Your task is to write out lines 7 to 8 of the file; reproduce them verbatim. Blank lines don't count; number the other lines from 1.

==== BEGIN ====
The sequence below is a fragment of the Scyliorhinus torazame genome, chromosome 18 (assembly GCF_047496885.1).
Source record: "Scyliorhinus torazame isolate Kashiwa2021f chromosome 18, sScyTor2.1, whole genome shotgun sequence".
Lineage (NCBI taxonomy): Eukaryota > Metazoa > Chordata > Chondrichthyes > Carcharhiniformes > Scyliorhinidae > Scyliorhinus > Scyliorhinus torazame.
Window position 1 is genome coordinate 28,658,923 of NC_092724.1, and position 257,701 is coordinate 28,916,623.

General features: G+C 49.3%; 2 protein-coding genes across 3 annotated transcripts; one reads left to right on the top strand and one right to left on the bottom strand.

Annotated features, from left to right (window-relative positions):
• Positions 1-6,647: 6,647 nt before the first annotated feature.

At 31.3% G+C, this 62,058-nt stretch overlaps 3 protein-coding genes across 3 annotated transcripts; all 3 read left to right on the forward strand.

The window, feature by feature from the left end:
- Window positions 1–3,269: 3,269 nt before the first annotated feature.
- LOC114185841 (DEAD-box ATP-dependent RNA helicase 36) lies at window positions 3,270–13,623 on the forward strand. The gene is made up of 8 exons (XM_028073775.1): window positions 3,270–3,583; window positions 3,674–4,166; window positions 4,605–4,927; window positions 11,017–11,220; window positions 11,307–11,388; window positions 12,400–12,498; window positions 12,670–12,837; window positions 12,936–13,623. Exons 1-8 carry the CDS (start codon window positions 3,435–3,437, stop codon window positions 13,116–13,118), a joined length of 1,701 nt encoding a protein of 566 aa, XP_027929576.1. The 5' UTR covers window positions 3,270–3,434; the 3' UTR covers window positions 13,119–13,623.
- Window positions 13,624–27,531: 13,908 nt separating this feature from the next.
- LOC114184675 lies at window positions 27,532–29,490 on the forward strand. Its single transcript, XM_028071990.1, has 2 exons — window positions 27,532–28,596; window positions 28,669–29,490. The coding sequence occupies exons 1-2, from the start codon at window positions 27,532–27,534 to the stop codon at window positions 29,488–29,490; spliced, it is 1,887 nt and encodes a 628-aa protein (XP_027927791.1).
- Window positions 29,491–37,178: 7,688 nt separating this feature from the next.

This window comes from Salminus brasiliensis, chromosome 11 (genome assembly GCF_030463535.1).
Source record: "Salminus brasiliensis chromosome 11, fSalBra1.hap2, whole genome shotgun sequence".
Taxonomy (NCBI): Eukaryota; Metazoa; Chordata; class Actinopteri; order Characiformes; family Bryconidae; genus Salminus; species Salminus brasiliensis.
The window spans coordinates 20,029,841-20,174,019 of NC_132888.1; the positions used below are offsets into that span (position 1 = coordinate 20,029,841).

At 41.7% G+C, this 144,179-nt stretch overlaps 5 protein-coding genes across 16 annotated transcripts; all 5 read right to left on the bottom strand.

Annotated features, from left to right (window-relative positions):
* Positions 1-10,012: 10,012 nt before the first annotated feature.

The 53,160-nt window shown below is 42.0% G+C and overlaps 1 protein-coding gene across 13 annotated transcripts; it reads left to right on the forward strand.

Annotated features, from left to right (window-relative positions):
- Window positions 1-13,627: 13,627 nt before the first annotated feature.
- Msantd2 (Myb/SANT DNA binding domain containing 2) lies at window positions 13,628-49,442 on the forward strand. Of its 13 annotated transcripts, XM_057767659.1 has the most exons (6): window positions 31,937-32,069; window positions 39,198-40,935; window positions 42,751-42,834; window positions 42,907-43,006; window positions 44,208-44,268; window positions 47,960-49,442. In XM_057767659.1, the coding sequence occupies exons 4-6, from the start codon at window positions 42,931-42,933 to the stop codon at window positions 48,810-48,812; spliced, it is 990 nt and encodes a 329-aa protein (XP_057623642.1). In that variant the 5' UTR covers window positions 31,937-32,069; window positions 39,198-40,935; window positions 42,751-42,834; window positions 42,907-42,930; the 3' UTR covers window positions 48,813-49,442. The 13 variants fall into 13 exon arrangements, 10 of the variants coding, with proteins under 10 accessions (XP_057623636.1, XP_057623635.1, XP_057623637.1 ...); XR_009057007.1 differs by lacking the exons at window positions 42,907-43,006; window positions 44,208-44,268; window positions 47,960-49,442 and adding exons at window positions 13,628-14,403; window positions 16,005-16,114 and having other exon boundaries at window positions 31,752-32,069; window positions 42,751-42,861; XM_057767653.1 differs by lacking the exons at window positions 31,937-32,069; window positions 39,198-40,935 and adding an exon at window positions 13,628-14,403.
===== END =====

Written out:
• Positions 1-6,647: 6,647 nt before the first annotated feature.

At 31.3% G+C, this 62,058-nt stretch overlaps 3 protein-coding genes across 3 annotated transcripts; all 3 read left to right on the forward strand.